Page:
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Local revives talent for stained glass
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Covington resident Cheria Veal understands light - how it strikes her stained-glass pieces and is reflected and altered into shimmering patterns of color on the walls and floor.

Veal loves her work and speaks excitedly as she fits the pieces of glass into place. Each piece has its own unique color and texture and each creates a different affect.

Sitting against the wall, some of the darkest glass barely seems able to let light pass through, but when the pieces are exposed to direct sunlight, the richness of the colors suddenly appears and the glass become a translucent show of a spectrum of hues.

Those dark, rich pieces are among Veal's favorite and many will await a special use, such as the dark green oval piece which becomes a rich array of green and blue when exposed to light and will serve as the shell of a turtle for a friend's window.

"You get (a piece) made and stand it in the window to see light come through and it's the most beautiful thing," Veal said. "You never know when you're making it how it will look until you get it in the window and see the light coming through. Without light, it's nothing, but with light it's incredible."

Veal has painstakingly put together stained-glass art for more than 25 years, but life isn't always full of light.

Veal's husband Bob, passed away in 2007. Suddenly, the world seemed a little darker. Veal sold a few of her items, but gave most of them away and closed up shop.

Without her inspiration, making stained glass seemed to lose its purpose.

Bob was a window man. He sold all sorts of building materials to local businesses and was great at working with wood. But he absolutely loved stained glass and always wanted to start a stained-glass making business. He used to buy pieces from a fourth generation family business in Atlanta, but the finished pieces were and are very expensive.

However, Bob remembered a few award-winning sketches his wife had shown him from her childhood days.

"I never intended to make a living in art, but he picked up on (my talent) and saw I could do it," Veal said.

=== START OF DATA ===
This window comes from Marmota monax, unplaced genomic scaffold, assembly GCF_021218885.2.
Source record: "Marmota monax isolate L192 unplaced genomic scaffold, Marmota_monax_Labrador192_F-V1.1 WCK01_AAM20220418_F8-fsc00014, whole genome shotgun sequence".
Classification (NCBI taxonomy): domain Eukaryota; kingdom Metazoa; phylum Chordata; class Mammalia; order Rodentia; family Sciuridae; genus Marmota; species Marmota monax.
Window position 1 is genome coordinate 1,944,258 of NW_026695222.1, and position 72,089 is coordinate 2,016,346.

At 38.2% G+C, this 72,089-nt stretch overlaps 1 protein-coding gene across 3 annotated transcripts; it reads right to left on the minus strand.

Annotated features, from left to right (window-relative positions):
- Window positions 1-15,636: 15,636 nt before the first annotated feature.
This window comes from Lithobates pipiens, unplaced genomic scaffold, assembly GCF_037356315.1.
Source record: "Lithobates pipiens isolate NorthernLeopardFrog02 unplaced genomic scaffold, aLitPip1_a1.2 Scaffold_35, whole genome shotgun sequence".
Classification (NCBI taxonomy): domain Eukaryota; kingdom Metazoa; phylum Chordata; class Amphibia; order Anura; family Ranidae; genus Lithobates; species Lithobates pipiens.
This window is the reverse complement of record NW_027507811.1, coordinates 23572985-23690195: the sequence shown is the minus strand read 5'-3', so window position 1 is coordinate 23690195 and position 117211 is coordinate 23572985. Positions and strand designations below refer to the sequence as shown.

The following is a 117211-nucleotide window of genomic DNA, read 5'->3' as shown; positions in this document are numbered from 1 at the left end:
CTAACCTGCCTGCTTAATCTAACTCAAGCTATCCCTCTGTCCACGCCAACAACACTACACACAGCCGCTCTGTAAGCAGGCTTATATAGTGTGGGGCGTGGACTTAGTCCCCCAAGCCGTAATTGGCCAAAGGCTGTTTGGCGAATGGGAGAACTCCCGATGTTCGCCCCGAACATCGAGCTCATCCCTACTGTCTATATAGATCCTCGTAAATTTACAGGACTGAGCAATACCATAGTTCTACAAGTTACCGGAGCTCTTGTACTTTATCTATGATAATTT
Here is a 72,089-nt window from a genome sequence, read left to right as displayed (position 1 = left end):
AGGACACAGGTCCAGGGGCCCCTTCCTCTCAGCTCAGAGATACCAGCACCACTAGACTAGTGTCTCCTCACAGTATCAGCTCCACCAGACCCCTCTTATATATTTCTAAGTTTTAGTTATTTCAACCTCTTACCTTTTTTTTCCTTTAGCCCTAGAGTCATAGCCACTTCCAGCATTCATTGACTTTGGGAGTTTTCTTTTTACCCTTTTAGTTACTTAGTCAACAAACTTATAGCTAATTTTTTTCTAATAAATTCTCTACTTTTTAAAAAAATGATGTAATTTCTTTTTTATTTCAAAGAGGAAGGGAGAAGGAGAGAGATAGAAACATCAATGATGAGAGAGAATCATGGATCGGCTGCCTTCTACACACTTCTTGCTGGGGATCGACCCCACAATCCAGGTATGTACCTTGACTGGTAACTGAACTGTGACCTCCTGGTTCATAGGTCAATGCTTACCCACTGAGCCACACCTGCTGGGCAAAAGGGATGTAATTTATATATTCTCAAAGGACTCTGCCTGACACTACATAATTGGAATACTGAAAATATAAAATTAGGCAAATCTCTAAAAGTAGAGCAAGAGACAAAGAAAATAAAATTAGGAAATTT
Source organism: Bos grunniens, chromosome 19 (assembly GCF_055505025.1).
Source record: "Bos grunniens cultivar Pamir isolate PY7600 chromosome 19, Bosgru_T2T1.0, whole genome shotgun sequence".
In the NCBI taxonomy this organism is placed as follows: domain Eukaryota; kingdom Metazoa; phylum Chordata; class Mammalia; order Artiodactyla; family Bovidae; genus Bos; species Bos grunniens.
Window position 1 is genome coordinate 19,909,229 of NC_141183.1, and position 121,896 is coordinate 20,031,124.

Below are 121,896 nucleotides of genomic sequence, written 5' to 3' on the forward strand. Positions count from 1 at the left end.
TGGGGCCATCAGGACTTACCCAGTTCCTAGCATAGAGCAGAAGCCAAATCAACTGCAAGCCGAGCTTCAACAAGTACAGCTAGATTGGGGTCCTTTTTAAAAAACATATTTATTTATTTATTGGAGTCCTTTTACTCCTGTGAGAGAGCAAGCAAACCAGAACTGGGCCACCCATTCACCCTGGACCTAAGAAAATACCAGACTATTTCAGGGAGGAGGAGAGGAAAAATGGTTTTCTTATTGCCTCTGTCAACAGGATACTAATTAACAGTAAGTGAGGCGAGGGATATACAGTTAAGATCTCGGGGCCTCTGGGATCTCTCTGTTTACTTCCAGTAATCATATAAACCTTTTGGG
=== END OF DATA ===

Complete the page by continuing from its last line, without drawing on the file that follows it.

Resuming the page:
So, in 1986, she became the fledgling artist for the new business, after taking a five-week course on the art form from a stained-glass school in Conyers. Her husband helped teach her the rest.

"He knew all about windows. Without him, I would have never done this," said Veal.

The couple originally started a mill shop in Oxford, but eventually moved into stained-glass window making full time, a business that boomed leading up to and during the housing explosion. The couple spent 25 years crafting pieces which were installed in homes, business and churches all around the county. Bethlehem Baptist, one of the oldest black church bodies, displays 18 pieces of the Veal's work in its sanctuary. BB&T's downtown location also displays a skylight in its ceiling, which was installed when the building housed the prominent Bank of Covington.

The husband and wife team became so popular they would sometimes be booked up for a year at a time. Veal became so good at her craft she could make a stained-glass piece in a single day.

"It was all because of our faith of God. We gave up our jobs in Atlanta and God took us through," Veal said.

Though she'd been thinking about starting up again recently, she needed a spark to rekindle her passion.

An article in The Covington News about the revival of talks for a long-awaited civic center provided the inspiration she needed.

"It was like God and Bob saying don't keep wasting yourself, just go to it and see what happens," Veal said.

If a civic center ever does come to Covington, Veal knows there will be an opportunity for local artists to show off their talents and she hopes she is one of them who gets an opportunity.

So she set shop back up in the log cabin building off U.S. Highway 278 that she's owned for years. In the meantime, it housed an antiques dealer, but Veal is going to turn it back into a full-time studio.

She never thought she'd teach, but as she and Bob got up in years and Bob became increasingly ill, she knew it was time to pass on her knowledge. She taught 53 students before Bob's death.

Now, she's looking forward to becoming a teacher once again and she already has three prospective students.

"It's been a dying art since we have gotten into it for more than 25 years. We knew that. God was with us, and it was the perfect time to get into it, make all these windows and retire. But now, I don't want to retire," she said. "It's so special. I've talked to hundreds and thousands of people who think it's so special that they want to learn it. Everybody who I teach feels like they are a part of it, to keep it going.

"I had customers, some were 80 years old, they had all the diamonds and cars and houses they could ever dream of, but they never had any stained glass. When we would make it for them, they would cry and hug me and get so emotional. It made me so complete to see the satisfaction of all these people."

Veal loves Covington, the town she's called home for 40 years, and she's decided she's not done giving back and not done sharing her husband's legacy.

"I'm anxious to do this work again. My friends say I'm wasting myself if I don't. It's a good thing to feel my time," said Veal.

If anyone is interested in taking classes with Veal, commissioning a piece for a front door, cabinet or other use or learning more, contact her at (770) 366-9185.